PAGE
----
Phil Hudson:
<Laugh>. Yeah. That, that’s upsetting to me right here behind my diploma. I have this book and it was the first book I wrote on screenwriting. Cause like, I didn’t even know, I didn’t know until I was 21 that there was a, a format for writing TV. And I knew I wanted to do it since I was 12 because the internet was new when I was a kid. Like you don’t know. And so I went into a Barnes and Noble and I went through the movie theater section. I found two books on screenwriting. Mm-Hmm. <affirmative>. I bought the one that made the most sense to me. The Complete Idiot’s Guide to Screenwriting by Skip Press. And I went home and I just devoured that book. All I wanted to do was read that book and I got to the end and it was resources and there’s a link to a couple websites in there.
And one of ’em was word Player by Ted Elliot and TecIO, who were like legends in the screenwriting world. And I went to their site word player.com and I found, and it’s not a pretty site, it is like forums from the nineties mm-hmm. <Affirmative>. but there were articles that they would do on a o l in the late nineties that they had republished there. And I just started going through them one by one and reading them and rereading them. And I was so committed to this. I set it as my home tab on my computer. Wow. So when I logged in, I would see their site load and the first day I did that I got a notice saying I was banned from the site and couldn’t access it. And I had to contact the webmaster and the server had flagged me for spamming the site because I went to it too much.

Michael Jamin:
They thought you were spamming it just cuz you were reading it.

Phil Hudson:
That was cuz I was just kept going. Cuz every time I opened a browser it would load that site. And so it was, and it felt like I was like spamming. It’s out of time on the web. But you know, it kept flagging me because my IP address was being flagged as like a brute force attack or a DDoS attack or whatever you wanna call it. And so I had to contact the webmaster and be like, Hey, I’m just really committed to my craft and I just really wanna be able to look at the site every time I feel like I might get distracted by something on the web, I can remember my purpose. And she’s like, okay. So she whitelisted my IP and I could keep going back to the site, but Wow. There were like 40 articles on that. Michael, you’ve put up a post every day for almost two years. That’s almost, that’s over 700 pieces of content. Yeah. Not including, we’re at like almost 90 episodes of the podcast that are between 30 minutes and an hour each. Mm-Hmm. <affirmative> not to mention the articles in your website. Yeah. Not to mention the free course, not to mention the free PDFs that we give away in your webinars. Yeah. Not to mention the monthly webinars. So it’s actually kind of upsetting to me that people say you have too much cuz I was dying in the desert hoping for water, and I found an oasis. Right.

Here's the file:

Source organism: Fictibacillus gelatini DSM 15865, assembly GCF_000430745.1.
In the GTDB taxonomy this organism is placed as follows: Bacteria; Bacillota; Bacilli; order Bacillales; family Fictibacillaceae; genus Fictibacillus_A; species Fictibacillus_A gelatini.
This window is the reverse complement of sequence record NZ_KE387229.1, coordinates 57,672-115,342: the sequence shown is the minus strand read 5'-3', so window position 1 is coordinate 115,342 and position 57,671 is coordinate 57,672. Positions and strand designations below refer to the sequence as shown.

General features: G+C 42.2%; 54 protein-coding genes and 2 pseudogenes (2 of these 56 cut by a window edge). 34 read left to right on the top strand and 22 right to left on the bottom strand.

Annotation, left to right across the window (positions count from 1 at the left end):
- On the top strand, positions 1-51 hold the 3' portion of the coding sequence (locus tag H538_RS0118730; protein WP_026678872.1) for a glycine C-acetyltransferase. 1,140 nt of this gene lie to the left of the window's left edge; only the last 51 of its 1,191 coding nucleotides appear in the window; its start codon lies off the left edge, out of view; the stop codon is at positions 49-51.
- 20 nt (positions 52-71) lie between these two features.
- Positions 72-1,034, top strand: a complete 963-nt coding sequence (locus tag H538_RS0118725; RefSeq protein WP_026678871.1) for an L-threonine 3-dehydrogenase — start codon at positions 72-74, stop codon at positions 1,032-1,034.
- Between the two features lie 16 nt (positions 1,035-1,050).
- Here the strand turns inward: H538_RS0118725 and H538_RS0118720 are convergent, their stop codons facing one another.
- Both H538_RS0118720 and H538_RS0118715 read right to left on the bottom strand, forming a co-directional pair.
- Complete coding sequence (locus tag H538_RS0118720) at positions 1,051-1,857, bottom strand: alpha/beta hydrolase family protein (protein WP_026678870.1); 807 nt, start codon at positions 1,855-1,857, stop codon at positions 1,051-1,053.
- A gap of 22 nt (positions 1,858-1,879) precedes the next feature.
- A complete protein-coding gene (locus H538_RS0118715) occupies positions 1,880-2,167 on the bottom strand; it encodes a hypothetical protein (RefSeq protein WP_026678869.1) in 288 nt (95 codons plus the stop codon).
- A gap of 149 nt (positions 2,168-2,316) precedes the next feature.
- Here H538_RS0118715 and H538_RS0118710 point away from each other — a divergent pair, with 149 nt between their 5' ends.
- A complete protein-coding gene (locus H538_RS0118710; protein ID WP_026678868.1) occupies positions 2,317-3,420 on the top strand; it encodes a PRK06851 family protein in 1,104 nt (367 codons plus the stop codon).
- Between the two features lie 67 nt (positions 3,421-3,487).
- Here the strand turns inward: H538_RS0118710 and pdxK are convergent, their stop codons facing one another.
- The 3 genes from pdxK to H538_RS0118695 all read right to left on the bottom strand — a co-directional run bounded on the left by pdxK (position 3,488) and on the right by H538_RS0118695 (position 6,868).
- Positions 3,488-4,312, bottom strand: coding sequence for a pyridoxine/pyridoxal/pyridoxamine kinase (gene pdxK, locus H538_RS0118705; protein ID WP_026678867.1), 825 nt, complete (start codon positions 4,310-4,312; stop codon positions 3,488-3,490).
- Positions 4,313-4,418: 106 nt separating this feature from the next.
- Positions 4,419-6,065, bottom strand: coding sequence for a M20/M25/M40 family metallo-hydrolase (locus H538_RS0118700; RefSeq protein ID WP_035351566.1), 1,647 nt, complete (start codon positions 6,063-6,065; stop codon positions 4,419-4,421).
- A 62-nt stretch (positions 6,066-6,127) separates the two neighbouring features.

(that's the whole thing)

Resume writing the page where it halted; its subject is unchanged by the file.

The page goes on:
Michael Jamin:
Someone, you know, I don’t think they were talking my be either left to comment my, my posts, you know, saying you, you Hollywood gatekeepers. I’m like, gatekeepers, dude, I’m on here every fricking day trying to tell you what to do. Who’s the gatekeeper? Who’s the gatekeeper?

Phil Hudson:
You know? Yeah. And that all that is is a, it’s a, it’s a belief that you have in your mind and it’s a, a very subtle way, your unconscious mind is protecting you from failure. Yeah.
Right. You talked about friends who have tremendous talent or who come out here and then wash out. Yeah. And I have friends, I have people I moved out here with. I have people who from my film school moved out here and they had roommates and out of all those people, I think I’ve said it on here, there’s like three of those people in LA of all, all of Los Angeles. Mm-Hmm. <affirmative> from the hundreds of people I went to college with. And one’s an agent’s assistant or maybe an agent. Now one is an actual WGA writer, one is the head of creative development for an actual production company. Mm-Hmm. <affirmative>, there’s me who’s just a guy who handles plumbing on a TV show effectively. Right? Mm-hmm. <Affirmative>. But, but there are very few, and I do have friends who are literally afraid to push themselves and do work because they don’t wanna disappoint their dad. His dad gave them crap for wanting to pursue art and said, you will fail and when you fail, you’ll have a home here and we can find work for you, God. And so they don’t want to fail, so they won’t take risks because as long as they’re tangentially working in, in around the industry, God, they haven’t failed. So they, they no won’t push themselves.

Michael Jamin:
It’s so sad. Like my daughter wanted to be an artist when she was in grade school and then she applied to the School of the Arts, which is a, a free, it’s a free school you know, public school for the high school, but you have to apply for it. And I was like, I’m not helping you do this. Like, if you want it, you’re gonna have to do it yourself. And she did do it herself. And she got in and she went, now she’s at Cooper Union, which is a great art school in New York City because like, being an artist is hard, but she’s so committed. And the other day she sent me, she said, Hey I’m gonna submit my film to a, like a film festival, like an art film school, art festival. Like, not not narrative, but Mark, you know, kind of avantgarde. And I go, gimme the bill. You know, it wasn’t even alive. It was like 78 bucks. But I was like, I’m paying for it because yeah. Like that’s it. I want, I want her to be able to, you know, so cool. I don’t, I like, that’s like the least I can do because I didn’t support her then because I didn’t know how serious she was, you know, because Yeah. You know, and she’s